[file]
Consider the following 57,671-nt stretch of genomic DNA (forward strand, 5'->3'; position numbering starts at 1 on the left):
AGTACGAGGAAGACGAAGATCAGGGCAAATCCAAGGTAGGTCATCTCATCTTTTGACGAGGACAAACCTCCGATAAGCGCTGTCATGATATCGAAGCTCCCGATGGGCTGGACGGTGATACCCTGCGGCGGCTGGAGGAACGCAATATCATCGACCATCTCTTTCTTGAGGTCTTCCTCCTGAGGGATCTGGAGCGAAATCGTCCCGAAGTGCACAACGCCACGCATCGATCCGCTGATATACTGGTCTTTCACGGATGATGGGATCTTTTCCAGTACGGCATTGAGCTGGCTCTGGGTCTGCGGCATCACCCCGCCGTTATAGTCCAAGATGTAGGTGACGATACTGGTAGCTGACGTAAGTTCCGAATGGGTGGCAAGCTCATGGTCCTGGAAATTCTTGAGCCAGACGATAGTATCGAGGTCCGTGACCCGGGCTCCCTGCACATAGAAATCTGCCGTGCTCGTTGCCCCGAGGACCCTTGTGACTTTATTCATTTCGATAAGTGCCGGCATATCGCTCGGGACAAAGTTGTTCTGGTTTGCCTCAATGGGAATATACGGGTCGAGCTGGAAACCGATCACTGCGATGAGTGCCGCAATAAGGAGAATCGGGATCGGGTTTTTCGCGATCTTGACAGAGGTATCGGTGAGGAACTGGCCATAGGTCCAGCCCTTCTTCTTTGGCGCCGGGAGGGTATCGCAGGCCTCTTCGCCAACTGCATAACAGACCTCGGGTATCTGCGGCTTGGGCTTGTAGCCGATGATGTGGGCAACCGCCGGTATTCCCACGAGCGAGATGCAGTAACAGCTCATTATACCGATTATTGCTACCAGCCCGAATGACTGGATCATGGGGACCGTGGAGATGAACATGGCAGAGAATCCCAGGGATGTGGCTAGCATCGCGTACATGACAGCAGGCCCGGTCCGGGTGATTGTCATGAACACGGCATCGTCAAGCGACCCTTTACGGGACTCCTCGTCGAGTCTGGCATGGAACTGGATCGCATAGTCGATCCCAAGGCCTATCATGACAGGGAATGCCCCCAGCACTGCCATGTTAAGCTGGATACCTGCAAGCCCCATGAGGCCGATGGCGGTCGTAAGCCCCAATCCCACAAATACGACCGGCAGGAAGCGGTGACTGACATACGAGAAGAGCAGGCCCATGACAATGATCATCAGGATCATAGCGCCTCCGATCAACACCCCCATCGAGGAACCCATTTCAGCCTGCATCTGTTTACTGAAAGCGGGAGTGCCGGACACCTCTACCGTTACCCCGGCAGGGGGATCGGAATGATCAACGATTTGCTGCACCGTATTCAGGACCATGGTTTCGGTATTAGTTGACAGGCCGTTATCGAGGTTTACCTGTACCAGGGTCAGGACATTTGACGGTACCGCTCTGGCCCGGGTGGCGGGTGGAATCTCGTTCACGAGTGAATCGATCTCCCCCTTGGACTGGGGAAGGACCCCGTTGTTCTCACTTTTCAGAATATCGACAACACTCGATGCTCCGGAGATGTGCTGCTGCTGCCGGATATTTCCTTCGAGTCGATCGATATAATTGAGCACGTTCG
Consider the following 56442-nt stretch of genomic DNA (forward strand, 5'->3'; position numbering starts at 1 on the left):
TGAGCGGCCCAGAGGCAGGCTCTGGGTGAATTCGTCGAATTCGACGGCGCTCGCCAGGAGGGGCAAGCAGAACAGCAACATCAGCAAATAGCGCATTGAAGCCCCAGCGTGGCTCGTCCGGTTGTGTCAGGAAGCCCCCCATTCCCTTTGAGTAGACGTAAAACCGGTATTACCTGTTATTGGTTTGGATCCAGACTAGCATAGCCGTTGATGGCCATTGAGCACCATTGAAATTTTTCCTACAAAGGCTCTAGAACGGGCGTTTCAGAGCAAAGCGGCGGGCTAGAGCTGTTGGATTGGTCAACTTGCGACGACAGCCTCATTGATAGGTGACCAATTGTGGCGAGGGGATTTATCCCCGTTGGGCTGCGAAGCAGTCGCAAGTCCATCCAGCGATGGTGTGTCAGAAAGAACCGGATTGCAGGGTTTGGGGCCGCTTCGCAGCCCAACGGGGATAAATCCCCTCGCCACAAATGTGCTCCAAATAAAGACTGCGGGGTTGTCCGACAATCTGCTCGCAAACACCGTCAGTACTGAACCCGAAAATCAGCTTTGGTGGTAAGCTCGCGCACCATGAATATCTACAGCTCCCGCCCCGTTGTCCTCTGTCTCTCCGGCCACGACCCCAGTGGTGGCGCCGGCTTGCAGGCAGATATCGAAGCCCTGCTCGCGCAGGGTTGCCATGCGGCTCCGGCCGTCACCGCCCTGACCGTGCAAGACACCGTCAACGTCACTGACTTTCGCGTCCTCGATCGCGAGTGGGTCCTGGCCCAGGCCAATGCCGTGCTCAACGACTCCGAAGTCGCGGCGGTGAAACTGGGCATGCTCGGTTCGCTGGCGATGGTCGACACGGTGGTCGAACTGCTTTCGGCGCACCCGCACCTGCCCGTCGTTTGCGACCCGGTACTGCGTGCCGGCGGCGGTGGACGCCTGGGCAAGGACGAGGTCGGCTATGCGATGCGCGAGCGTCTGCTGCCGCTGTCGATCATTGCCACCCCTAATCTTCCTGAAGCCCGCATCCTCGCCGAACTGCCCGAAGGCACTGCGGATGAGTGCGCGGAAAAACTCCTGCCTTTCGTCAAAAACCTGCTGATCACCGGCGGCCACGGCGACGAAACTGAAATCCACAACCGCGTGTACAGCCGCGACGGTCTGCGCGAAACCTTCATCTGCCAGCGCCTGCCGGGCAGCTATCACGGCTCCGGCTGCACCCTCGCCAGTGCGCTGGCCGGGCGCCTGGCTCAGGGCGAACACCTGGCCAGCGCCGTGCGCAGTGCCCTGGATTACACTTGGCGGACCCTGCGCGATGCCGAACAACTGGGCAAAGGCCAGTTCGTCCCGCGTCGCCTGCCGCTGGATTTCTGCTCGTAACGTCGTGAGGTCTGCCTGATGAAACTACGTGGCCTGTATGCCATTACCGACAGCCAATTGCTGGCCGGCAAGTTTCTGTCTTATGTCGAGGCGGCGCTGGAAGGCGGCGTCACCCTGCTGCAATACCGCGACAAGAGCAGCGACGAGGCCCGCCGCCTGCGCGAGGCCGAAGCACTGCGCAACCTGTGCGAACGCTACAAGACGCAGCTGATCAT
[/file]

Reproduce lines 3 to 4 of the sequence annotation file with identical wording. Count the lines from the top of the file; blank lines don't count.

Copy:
Consider the following 56442-nt stretch of genomic DNA (forward strand, 5'->3'; position numbering starts at 1 on the left):
TGAGCGGCCCAGAGGCAGGCTCTGGGTGAATTCGTCGAATTCGACGGCGCTCGCCAGGAGGGGCAAGCAGAACAGCAACATCAGCAAATAGCGCATTGAAGCCCCAGCGTGGCTCGTCCGGTTGTGTCAGGAAGCCCCCCATTCCCTTTGAGTAGACGTAAAACCGGTATTACCTGTTATTGGTTTGGATCCAGACTAGCATAGCCGTTGATGGCCATTGAGCACCATTGAAATTTTTCCTACAAAGGCTCTAGAACGGGCGTTTCAGAGCAAAGCGGCGGGCTAGAGCTGTTGGATTGGTCAACTTGCGACGACAGCCTCATTGATAGGTGACCAATTGTGGCGAGGGGATTTATCCCCGTTGGGCTGCGAAGCAGTCGCAAGTCCATCCAGCGATGGTGTGTCAGAAAGAACCGGATTGCAGGGTTTGGGGCCGCTTCGCAGCCCAACGGGGATAAATCCCCTCGCCACAAATGTGCTCCAAATAAAGACTGCGGGGTTGTCCGACAATCTGCTCGCAAACACCGTCAGTACTGAACCCGAAAATCAGCTTTGGTGGTAAGCTCGCGCACCATGAATATCTACAGCTCCCGCCCCGTTGTCCTCTGTCTCTCCGGCCACGACCCCAGTGGTGGCGCCGGCTTGCAGGCAGATATCGAAGCCCTGCTCGCGCAGGGTTGCCATGCGGCTCCGGCCGTCACCGCCCTGACCGTGCAAGACACCGTCAACGTCACTGACTTTCGCGTCCTCGATCGCGAGTGGGTCCTGGCCCAGGCCAATGCCGTGCTCAACGACTCCGAAGTCGCGGCGGTGAAACTGGGCATGCTCGGTTCGCTGGCGATGGTCGACACGGTGGTCGAACTGCTTTCGGCGCACCCGCACCTGCCCGTCGTTTGCGACCCGGTACTGCGTGCCGGCGGCGGTGGACGCCTGGGCAAGGACGAGGTCGGCTATGCGATGCGCGAGCGTCTGCTGCCGCTGTCGATCATTGCCACCCCTAATCTTCCTGAAGCCCGCATCCTCGCCGAACTGCCCGAAGGCACTGCGGATGAGTGCGCGGAAAAACTCCTGCCTTTCGTCAAAAACCTGCTGATCACCGGCGGCCACGGCGACGAAACTGAAATCCACAACCGCGTGTACAGCCGCGACGGTCTGCGCGAAACCTTCATCTGCCAGCGCCTGCCGGGCAGCTATCACGGCTCCGGCTGCACCCTCGCCAGTGCGCTGGCCGGGCGCCTGGCTCAGGGCGAACACCTGGCCAGCGCCGTGCGCAGTGCCCTGGATTACACTTGGCGGACCCTGCGCGATGCCGAACAACTGGGCAAAGGCCAGTTCGTCCCGCGTCGCCTGCCGCTGGATTTCTGCTCGTAACGTCGTGAGGTCTGCCTGATGAAACTACGTGGCCTGTATGCCATTACCGACAGCCAATTGCTGGCCGGCAAGTTTCTGTCTTATGTCGAGGCGGCGCTGGAAGGCGGCGTCACCCTGCTGCAATACCGCGACAAGAGCAGCGACGAGGCCCGCCGCCTGCGCGAGGCCGAAGCACTGCGCAACCTGTGCGAACGCTACAAGACGCAGCTGATCAT